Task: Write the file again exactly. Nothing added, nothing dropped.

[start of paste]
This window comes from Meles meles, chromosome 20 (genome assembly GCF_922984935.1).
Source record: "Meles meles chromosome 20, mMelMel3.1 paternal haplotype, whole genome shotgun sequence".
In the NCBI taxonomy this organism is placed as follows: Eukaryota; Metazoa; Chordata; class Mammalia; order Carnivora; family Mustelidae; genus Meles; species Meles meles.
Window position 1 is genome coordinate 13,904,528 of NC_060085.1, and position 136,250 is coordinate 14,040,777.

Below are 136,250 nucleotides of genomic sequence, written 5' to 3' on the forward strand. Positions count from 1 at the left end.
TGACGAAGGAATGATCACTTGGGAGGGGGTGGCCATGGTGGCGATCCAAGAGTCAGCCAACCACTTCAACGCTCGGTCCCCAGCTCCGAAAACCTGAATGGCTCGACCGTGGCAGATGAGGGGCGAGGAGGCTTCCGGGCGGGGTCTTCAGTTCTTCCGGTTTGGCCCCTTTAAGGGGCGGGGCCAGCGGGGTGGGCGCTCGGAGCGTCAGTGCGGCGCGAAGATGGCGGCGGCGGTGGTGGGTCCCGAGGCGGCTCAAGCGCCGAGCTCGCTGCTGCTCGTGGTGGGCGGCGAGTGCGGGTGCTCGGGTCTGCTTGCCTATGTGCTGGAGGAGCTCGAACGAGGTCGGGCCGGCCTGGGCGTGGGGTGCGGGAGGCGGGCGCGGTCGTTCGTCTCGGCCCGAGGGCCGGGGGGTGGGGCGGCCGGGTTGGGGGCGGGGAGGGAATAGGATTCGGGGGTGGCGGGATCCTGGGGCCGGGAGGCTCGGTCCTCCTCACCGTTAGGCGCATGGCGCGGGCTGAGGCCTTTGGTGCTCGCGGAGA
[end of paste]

This window comes from Meles meles, chromosome 20 (genome assembly GCF_922984935.1).
Source record: "Meles meles chromosome 20, mMelMel3.1 paternal haplotype, whole genome shotgun sequence".
In the NCBI taxonomy this organism is placed as follows: Eukaryota; Metazoa; Chordata; class Mammalia; order Carnivora; family Mustelidae; genus Meles; species Meles meles.
Window position 1 is genome coordinate 13,904,528 of NC_060085.1, and position 136,250 is coordinate 14,040,777.

Below are 136,250 nucleotides of genomic sequence, written 5' to 3' on the forward strand. Positions count from 1 at the left end.
TGACGAAGGAATGATCACTTGGGAGGGGGTGGCCATGGTGGCGATCCAAGAGTCAGCCAACCACTTCAACGCTCGGTCCCCAGCTCCGAAAACCTGAATGGCTCGACCGTGGCAGATGAGGGGCGAGGAGGCTTCCGGGCGGGGTCTTCAGTTCTTCCGGTTTGGCCCCTTTAAGGGGCGGGGCCAGCGGGGTGGGCGCTCGGAGCGTCAGTGCGGCGCGAAGATGGCGGCGGCGGTGGTGGGTCCCGAGGCGGCTCAAGCGCCGAGCTCGCTGCTGCTCGTGGTGGGCGGCGAGTGCGGGTGCTCGGGTCTGCTTGCCTATGTGCTGGAGGAGCTCGAACGAGGTCGGGCCGGCCTGGGCGTGGGGTGCGGGAGGCGGGCGCGGTCGTTCGTCTCGGCCCGAGGGCCGGGGGGTGGGGCGGCCGGGTTGGGGGCGGGGAGGGAATAGGATTCGGGGGTGGCGGGATCCTGGGGCCGGGAGGCTCGGTCCTCCTCACCGTTAGGCGCATGGCGCGGGCTGAGGCCTTTGGTGCTCGCGGAGA